The treatment of these tumours is the most challenging part to the head and neck surgeon because of the difficult location of the tumour with very important structures nearby such as large vessels of the neck, sympathetic chain, lymph nodes, and lower cranial nerves [7]. It is also written that any of these vital structures can be involved with major or minor trauma resulting in undesired consequences [7]. However, the transoral approach is considered to be unsafe since it is correlated with many postoperative complications such as haemorrhage, fistulas, dehiscence, and nerve damage and, for these same reasons, the combined transoral-transcervical approach should also be avoided [11]; for benign prestyloid space tumours of <3 cm, a transoral approach can be adopted [12].

For resection of the benign neoplasm, there is also a new method suggested that endoscope-assited transoral approach provides less operative trauma [13].

When choosing the surgical treatment it is also advised to split the mandible in order to gain space to approach the tumour for a safer excision. However, in all of our cases, we performed the surgeries without splitting the mandible because the location of a benign salivary gland tumour in the parapharyngeal space, which is usually prestyloid, enables the excision of the tumour without compromising great vessels or the other vital structures that are situated posterior to the tumour, when approaching from inferior and anterior. Such an approach can easily be performed through a submandibular transcervical incision.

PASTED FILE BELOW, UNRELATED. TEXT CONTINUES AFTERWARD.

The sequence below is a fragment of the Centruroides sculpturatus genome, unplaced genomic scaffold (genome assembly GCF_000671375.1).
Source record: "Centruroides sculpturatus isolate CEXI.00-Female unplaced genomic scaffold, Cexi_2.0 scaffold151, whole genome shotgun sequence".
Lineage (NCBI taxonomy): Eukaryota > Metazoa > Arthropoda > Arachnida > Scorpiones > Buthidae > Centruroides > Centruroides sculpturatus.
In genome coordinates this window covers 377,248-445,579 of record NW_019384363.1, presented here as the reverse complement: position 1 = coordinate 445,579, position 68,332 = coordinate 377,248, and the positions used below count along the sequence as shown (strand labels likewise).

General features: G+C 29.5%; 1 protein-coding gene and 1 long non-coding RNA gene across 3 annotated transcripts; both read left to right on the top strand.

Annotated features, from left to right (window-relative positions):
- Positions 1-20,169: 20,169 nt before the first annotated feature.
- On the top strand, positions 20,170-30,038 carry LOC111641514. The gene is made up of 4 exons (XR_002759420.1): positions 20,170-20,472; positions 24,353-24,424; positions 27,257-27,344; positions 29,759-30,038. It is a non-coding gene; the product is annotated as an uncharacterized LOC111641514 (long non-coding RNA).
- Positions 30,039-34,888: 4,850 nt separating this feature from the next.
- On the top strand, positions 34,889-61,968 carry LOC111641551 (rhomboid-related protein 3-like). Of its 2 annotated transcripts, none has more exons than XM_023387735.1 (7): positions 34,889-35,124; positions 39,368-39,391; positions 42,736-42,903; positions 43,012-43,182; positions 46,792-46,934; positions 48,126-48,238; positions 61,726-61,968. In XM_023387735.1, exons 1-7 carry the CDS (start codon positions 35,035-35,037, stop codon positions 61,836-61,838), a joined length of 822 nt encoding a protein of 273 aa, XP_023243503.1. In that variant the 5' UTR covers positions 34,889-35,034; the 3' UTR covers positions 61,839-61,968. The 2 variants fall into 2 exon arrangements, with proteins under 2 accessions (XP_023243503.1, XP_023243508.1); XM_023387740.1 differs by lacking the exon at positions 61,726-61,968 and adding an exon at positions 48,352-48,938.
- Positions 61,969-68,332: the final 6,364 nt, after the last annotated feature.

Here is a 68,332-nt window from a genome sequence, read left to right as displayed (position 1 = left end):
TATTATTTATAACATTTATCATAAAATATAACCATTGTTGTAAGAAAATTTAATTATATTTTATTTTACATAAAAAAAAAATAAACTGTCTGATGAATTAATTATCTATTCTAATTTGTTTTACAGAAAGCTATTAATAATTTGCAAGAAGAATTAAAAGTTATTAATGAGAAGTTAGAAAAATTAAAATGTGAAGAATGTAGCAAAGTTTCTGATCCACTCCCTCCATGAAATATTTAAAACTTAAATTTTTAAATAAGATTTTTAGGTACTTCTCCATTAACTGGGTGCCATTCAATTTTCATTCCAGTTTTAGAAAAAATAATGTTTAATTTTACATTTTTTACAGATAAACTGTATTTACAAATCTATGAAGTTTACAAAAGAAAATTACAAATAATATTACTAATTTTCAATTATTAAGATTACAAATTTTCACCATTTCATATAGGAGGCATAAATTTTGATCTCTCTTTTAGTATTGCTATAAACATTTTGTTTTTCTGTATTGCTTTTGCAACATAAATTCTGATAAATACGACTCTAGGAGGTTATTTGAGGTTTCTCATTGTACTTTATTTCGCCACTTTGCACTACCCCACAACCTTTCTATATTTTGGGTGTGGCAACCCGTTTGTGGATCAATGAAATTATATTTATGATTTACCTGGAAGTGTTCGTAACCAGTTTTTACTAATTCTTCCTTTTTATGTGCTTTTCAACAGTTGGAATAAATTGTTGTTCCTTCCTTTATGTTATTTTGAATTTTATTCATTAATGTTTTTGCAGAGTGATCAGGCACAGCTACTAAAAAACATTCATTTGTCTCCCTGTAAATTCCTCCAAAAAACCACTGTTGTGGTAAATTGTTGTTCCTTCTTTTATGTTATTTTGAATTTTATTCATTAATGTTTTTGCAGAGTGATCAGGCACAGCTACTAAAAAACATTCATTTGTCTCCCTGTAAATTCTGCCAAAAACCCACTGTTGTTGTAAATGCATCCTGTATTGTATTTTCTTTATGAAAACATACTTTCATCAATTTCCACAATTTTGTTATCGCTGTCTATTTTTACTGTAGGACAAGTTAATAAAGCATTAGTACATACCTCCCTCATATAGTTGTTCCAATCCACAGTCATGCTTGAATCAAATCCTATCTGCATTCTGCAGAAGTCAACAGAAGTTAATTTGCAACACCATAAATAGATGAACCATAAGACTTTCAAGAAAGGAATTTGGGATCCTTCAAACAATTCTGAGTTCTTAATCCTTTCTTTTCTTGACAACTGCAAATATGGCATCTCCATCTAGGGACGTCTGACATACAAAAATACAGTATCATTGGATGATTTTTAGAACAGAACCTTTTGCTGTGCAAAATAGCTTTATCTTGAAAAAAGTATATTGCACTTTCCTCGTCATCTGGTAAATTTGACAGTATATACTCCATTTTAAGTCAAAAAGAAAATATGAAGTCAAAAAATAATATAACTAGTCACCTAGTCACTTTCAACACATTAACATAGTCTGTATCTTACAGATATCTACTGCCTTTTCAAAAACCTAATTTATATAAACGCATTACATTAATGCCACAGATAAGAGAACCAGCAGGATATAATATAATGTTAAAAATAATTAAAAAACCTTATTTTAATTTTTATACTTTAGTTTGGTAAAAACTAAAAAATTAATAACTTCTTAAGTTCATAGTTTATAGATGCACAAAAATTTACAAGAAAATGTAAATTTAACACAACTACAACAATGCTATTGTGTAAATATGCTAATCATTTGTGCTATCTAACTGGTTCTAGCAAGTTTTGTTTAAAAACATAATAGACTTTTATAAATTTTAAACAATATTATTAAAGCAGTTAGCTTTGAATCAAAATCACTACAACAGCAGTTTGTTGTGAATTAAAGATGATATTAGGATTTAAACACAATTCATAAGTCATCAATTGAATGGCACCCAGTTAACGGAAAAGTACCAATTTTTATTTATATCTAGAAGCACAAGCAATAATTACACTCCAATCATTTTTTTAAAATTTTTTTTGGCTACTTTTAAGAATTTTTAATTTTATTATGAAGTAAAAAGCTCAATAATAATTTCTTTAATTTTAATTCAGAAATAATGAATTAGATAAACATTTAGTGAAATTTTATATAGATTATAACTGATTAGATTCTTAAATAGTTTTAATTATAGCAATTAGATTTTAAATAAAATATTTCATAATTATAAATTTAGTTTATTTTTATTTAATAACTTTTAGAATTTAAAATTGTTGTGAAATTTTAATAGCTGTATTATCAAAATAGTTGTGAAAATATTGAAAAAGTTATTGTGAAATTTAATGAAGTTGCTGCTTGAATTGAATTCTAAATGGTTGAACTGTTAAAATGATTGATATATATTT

As for the deep lobe tumours, a transcervical submandibular approach is also mandatory and again no splitting on the mandible is needed.

In none of our cases mandibular splitting was performed. All the three cases were well encapsulated and they did not show any blushing when contrast studies were performed. One of the cases (Case 1) also underwent angiographic studies which showed no contrast blushing of the tumour as well. According to the preoperative FNACs, all of them were pleomorphic adenomas.

According to our study it can be concluded that, in selected cases of PPS benign tumours, the submandibular transcervical approach without an osteotomy can be as safe as an transcervical approach with split osteotomies of the mandible.

Conflict of Interests

The authors declare that there is no conflict of interests regarding to the publication of this paper.

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Copyright © 2014 İstemihan Akın et al. This is an open access article distributed under the Creative Commons Attribution License, which permits unrestricted use, distribution, and reproduction in any medium, provided the original work is properly cited.